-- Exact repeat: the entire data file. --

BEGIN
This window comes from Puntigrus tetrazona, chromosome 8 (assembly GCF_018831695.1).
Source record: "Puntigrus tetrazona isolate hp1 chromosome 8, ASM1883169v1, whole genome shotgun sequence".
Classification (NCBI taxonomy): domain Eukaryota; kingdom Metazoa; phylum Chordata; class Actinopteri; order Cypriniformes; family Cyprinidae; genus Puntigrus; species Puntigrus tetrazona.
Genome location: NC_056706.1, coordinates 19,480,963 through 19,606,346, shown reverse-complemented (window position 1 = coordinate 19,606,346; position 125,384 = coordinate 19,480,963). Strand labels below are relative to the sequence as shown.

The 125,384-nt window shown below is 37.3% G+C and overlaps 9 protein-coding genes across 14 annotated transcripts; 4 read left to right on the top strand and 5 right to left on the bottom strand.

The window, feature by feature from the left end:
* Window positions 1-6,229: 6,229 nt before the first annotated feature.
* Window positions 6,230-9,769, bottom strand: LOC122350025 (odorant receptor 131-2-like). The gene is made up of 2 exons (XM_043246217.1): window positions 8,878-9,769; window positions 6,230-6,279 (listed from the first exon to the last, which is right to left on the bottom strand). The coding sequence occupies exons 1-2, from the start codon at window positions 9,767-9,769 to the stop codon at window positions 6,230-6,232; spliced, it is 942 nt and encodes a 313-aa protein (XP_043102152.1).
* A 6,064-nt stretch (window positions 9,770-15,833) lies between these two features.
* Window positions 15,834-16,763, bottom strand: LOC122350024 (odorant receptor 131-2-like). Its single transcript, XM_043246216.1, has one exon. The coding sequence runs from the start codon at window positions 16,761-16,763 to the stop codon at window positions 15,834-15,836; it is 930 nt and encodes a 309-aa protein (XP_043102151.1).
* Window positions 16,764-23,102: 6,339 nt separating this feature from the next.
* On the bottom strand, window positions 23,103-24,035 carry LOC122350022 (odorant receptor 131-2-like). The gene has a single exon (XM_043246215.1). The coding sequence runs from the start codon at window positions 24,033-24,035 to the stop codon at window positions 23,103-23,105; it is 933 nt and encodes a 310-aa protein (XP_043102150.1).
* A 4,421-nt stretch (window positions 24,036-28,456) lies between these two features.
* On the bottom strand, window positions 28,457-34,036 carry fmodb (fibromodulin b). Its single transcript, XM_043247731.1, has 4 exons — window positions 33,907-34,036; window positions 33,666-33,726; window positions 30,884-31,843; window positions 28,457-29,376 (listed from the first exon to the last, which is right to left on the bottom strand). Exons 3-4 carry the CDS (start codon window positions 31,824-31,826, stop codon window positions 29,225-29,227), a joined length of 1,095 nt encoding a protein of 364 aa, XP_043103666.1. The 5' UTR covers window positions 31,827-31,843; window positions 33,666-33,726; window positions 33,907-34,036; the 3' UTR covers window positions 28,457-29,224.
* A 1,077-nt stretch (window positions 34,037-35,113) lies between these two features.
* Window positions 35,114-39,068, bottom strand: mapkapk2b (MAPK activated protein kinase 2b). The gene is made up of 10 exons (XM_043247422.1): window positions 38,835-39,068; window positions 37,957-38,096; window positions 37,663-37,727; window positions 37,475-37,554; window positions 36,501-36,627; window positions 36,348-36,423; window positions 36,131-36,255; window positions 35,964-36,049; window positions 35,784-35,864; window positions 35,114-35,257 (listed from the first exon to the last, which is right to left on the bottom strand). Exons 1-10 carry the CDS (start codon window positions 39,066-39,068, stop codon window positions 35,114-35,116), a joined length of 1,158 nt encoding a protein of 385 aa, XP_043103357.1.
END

This window comes from Puntigrus tetrazona, chromosome 8 (assembly GCF_018831695.1).
Source record: "Puntigrus tetrazona isolate hp1 chromosome 8, ASM1883169v1, whole genome shotgun sequence".
Classification (NCBI taxonomy): domain Eukaryota; kingdom Metazoa; phylum Chordata; class Actinopteri; order Cypriniformes; family Cyprinidae; genus Puntigrus; species Puntigrus tetrazona.
Genome location: NC_056706.1, coordinates 19,480,963 through 19,606,346, shown reverse-complemented (window position 1 = coordinate 19,606,346; position 125,384 = coordinate 19,480,963). Strand labels below are relative to the sequence as shown.

The 125,384-nt window shown below is 37.3% G+C and overlaps 9 protein-coding genes across 14 annotated transcripts; 4 read left to right on the top strand and 5 right to left on the bottom strand.

The window, feature by feature from the left end:
* Window positions 1-6,229: 6,229 nt before the first annotated feature.
* Window positions 6,230-9,769, bottom strand: LOC122350025 (odorant receptor 131-2-like). The gene is made up of 2 exons (XM_043246217.1): window positions 8,878-9,769; window positions 6,230-6,279 (listed from the first exon to the last, which is right to left on the bottom strand). The coding sequence occupies exons 1-2, from the start codon at window positions 9,767-9,769 to the stop codon at window positions 6,230-6,232; spliced, it is 942 nt and encodes a 313-aa protein (XP_043102152.1).
* A 6,064-nt stretch (window positions 9,770-15,833) lies between these two features.
* Window positions 15,834-16,763, bottom strand: LOC122350024 (odorant receptor 131-2-like). Its single transcript, XM_043246216.1, has one exon. The coding sequence runs from the start codon at window positions 16,761-16,763 to the stop codon at window positions 15,834-15,836; it is 930 nt and encodes a 309-aa protein (XP_043102151.1).
* Window positions 16,764-23,102: 6,339 nt separating this feature from the next.
* On the bottom strand, window positions 23,103-24,035 carry LOC122350022 (odorant receptor 131-2-like). The gene has a single exon (XM_043246215.1). The coding sequence runs from the start codon at window positions 24,033-24,035 to the stop codon at window positions 23,103-23,105; it is 933 nt and encodes a 310-aa protein (XP_043102150.1).
* A 4,421-nt stretch (window positions 24,036-28,456) lies between these two features.
* On the bottom strand, window positions 28,457-34,036 carry fmodb (fibromodulin b). Its single transcript, XM_043247731.1, has 4 exons — window positions 33,907-34,036; window positions 33,666-33,726; window positions 30,884-31,843; window positions 28,457-29,376 (listed from the first exon to the last, which is right to left on the bottom strand). Exons 3-4 carry the CDS (start codon window positions 31,824-31,826, stop codon window positions 29,225-29,227), a joined length of 1,095 nt encoding a protein of 364 aa, XP_043103666.1. The 5' UTR covers window positions 31,827-31,843; window positions 33,666-33,726; window positions 33,907-34,036; the 3' UTR covers window positions 28,457-29,224.
* A 1,077-nt stretch (window positions 34,037-35,113) lies between these two features.
* Window positions 35,114-39,068, bottom strand: mapkapk2b (MAPK activated protein kinase 2b). The gene is made up of 10 exons (XM_043247422.1): window positions 38,835-39,068; window positions 37,957-38,096; window positions 37,663-37,727; window positions 37,475-37,554; window positions 36,501-36,627; window positions 36,348-36,423; window positions 36,131-36,255; window positions 35,964-36,049; window positions 35,784-35,864; window positions 35,114-35,257 (listed from the first exon to the last, which is right to left on the bottom strand). Exons 1-10 carry the CDS (start codon window positions 39,066-39,068, stop codon window positions 35,114-35,116), a joined length of 1,158 nt encoding a protein of 385 aa, XP_043103357.1.